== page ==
Kiss the Cook

Published in FSD Update

FSD is on the hunt for the most influential executive chefs in the industry.

At this year’s National Restaurant Show in Chicago I had the good fortune to meet James Beard and “Top Chef” winner Stephanie Izard at her new venture, Little Goat. I was there as part of a group of foodservice operators for the Taste the Trends Tour. Before the tour I had hoped we would get the chance to get a brief “hello” from Izard, so I was pleasantly surprised when we walked up to the second story into the restaurant’s private dining space and balcony to see Izard preparing the Sloppy Goat sandwiches that we would be dining on that afternoon. Not only did Izard prepare our food for us, she hung around signing copies of her book, taking photos and talking food with the tour’s attendees.

I had watched Izard’s season of “Top Chef” and was more than a little excited to meet her. It was a wonderful experience to meet a young, female chef who is having such a substantial effect on the industry. Izard isn’t the first chef I’ve had the pleasure of meeting who fits the young, female, making a difference description.

A few years back I had the opportunity to shadow Pnina Peled, executive chef at Memorial Sloan-Kettering Cancer Center in New York. You can always tell when a person is passionate about his/her work. Peled radiates that passion. We met in her cozy office and she talked food with me for a while. Peled’s food knowledge is, of course, outstanding, but it’s her patient interactions that were really impressive. We had not taken but a few steps onto the pediatric floor before a patient came up and threw her arms around Peled, which I found out was not an uncommon reaction to the chef’s presence on a patient floor.

For the next few hours I watched as Peled checked in on her patients—one of which was a young boy. This child had been coming to the hospital for years to receive treatment, both on an in-patient and out-patient basis. The boy and his parents spent an hour talking with me about the impact Peled has had on their son’s treatments. Like many cancer patients, this child had a difficult time eating—or having the desire to eat. Peled, upon learning of his discomfort, made a personal visit and asked him what he liked to eat. She then went to the kitchen to make it for him personally.

The fact that Peled had such a personal connection with this—and many other patients—was a truly inspiring experience for me. That’s why we at FoodService Director wanted to honor those executive chefs who are making a difference in their operations and the non-commercial industry as a whole.

So we’re asking you to nominate the chefs in your operation or in a co-worker’s facility who you think are deserving of the most influential honor. Send us a brief description of the chef and his/her impact on the non-commercial industry. We’ll pick the most deserving from the bank of nominations and feature those chefs on our website. The deadline for submissions is July 31.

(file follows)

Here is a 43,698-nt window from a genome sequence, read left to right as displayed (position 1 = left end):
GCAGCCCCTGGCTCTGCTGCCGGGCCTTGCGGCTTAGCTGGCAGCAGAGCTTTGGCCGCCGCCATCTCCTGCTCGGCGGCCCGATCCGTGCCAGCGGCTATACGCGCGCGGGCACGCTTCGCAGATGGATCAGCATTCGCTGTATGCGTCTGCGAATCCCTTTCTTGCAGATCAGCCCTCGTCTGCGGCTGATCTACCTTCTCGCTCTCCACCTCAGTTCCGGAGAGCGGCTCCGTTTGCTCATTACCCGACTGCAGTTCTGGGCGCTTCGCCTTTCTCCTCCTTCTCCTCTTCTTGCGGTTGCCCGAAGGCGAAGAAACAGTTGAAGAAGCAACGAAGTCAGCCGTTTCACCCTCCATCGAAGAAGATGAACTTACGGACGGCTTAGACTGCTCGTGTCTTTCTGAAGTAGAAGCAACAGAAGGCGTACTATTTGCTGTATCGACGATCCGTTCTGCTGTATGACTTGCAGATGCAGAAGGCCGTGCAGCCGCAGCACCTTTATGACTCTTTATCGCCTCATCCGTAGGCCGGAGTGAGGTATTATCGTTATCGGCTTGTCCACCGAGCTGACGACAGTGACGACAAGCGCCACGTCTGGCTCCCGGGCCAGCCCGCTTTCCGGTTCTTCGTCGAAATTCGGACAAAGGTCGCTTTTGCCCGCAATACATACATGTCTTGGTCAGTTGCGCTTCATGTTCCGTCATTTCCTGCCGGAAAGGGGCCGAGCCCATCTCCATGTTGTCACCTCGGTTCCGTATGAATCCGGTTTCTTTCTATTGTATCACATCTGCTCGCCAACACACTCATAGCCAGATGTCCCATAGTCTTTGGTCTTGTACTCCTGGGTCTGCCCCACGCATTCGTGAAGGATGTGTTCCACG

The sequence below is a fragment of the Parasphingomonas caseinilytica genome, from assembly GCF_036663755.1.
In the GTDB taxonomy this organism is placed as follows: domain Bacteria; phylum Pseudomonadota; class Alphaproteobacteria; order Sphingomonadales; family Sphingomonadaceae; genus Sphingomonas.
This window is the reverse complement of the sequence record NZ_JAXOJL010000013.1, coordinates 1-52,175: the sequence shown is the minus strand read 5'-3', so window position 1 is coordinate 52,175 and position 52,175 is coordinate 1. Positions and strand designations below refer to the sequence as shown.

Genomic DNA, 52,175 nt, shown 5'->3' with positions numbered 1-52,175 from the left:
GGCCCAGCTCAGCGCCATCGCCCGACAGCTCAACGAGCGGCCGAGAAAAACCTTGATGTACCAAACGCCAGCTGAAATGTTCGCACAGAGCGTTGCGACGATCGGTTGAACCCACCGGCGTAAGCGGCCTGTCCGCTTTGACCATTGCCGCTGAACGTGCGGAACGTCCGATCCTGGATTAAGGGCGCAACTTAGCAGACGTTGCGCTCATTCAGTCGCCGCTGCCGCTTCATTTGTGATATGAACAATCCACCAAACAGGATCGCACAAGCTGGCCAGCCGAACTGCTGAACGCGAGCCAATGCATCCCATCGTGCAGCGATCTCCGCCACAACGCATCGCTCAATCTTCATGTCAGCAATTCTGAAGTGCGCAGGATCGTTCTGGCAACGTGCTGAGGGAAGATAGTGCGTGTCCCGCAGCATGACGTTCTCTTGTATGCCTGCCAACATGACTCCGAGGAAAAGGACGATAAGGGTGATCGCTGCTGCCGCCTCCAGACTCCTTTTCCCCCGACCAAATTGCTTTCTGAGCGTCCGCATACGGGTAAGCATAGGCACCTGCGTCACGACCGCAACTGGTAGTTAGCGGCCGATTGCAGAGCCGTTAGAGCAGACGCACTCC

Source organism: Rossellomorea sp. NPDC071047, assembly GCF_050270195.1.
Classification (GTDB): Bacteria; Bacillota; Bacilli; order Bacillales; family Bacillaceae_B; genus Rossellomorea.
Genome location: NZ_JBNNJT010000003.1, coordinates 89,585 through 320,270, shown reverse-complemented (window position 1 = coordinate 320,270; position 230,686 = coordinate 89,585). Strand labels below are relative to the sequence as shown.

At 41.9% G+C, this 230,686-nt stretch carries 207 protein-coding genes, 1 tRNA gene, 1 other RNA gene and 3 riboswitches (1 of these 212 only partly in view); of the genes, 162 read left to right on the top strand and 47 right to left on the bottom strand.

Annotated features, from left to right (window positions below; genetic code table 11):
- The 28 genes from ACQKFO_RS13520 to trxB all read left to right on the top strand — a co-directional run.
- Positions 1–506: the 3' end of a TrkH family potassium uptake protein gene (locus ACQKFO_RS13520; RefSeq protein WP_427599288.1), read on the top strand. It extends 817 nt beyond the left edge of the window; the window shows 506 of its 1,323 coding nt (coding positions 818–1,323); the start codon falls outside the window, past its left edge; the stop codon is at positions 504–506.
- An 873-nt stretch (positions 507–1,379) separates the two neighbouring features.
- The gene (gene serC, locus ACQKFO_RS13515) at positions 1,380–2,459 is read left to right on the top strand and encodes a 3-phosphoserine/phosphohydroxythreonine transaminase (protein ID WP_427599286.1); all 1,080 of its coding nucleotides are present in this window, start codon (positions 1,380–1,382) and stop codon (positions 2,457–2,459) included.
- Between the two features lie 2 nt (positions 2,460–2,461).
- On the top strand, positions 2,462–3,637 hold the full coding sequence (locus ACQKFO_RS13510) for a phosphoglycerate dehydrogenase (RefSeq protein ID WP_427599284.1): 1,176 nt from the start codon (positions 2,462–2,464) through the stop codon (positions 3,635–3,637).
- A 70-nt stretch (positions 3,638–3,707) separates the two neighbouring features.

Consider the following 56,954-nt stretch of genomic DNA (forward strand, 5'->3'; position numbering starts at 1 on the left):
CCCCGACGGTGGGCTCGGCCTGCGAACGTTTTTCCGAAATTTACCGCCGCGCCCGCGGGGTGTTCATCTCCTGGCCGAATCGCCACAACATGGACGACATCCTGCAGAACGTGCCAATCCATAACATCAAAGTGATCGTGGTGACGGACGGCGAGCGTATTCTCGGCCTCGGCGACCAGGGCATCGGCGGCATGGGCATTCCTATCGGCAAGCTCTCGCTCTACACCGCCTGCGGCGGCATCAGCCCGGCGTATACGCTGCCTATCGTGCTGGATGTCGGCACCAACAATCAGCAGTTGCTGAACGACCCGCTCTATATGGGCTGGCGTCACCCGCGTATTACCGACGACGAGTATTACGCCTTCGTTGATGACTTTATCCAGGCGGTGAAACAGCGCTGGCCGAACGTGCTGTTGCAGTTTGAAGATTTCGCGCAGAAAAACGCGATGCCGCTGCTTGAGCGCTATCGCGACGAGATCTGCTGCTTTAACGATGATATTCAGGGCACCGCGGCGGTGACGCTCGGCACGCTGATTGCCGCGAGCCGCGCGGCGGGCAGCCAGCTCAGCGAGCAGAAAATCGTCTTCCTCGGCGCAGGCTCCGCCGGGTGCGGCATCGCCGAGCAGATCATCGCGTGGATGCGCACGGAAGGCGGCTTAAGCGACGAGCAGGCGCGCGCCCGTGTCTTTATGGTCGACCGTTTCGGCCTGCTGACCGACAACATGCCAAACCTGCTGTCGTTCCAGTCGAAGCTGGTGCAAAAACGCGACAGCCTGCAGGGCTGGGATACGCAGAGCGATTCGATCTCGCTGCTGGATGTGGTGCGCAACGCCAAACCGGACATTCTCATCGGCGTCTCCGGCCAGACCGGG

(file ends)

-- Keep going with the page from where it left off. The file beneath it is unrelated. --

More From FoodService Director

Ideas and Innovation
woman surprise

When I joined the staff at FoodService Director in the spring of 2015, I couldn’t believe how much there was to learn about the intricacies of the industry. My past experience, from kindergarten to my college days to on-the-job meals, would lead me to believe that noncommercial dining was a kind of automated process—an amenity that’s expected, and one you only become aware of if something goes wrong.

But as with my own household chores, there are no magical elves making sure the business of feeding students, seniors and hospital patients is done, and done well. Foodservice...

Managing Your Business
hands team

In November, students at University of Missouri in Columbia began leading protests against discrimination faced by people of color on campus—including some marches through the dining halls. Julaine Kiehn, director of the school’s campus dining services, said the 2015-16 school year was a tough one, but she was proud of MU’s students for being at the forefront of a national movement.

And not only did the protests launch important conversations with students, but also with staff. Kiehn heard the protests and thought that her student workers, at least, might not feel safe and welcome...

Ideas and Innovation

When it comes to sustainability, sometimes the smallest kitchen changes can make the biggest difference. When Chris Henning, senior assistant director of dining services for the University of Illinois at Urbana-Champaign, switched from standard latex gloves to nitrile gloves, he also set up a recycling program. Once recycled, the gloves are turned into playground equipment, bike racks and park benches.

Henning says the nitrile gloves have been a good fit for his department, both in terms of durability and cost. “Participating in the campus buying program reduces the cost, as [our]...

Ideas and Innovation
elderly old hands

A family’s request for at-home meal support for a patient at Lee Memorial in Fort Myers, Fla., led System Director of Food & Nutrition Services Larry Altier to uncover a gap in care. He saw that only 1% of patients had been coded (diagnosed and labeled for billing purposes) as malnourished, while more than 60% of all Lee Memorial patients are over 65 years or older, a population that experiences the issue at a higher rate.

His discovery helped more rigorously identify malnutrition, but it also strengthened Lee Memorial’s community connection. The hospital launched a delivery...

FSD Resources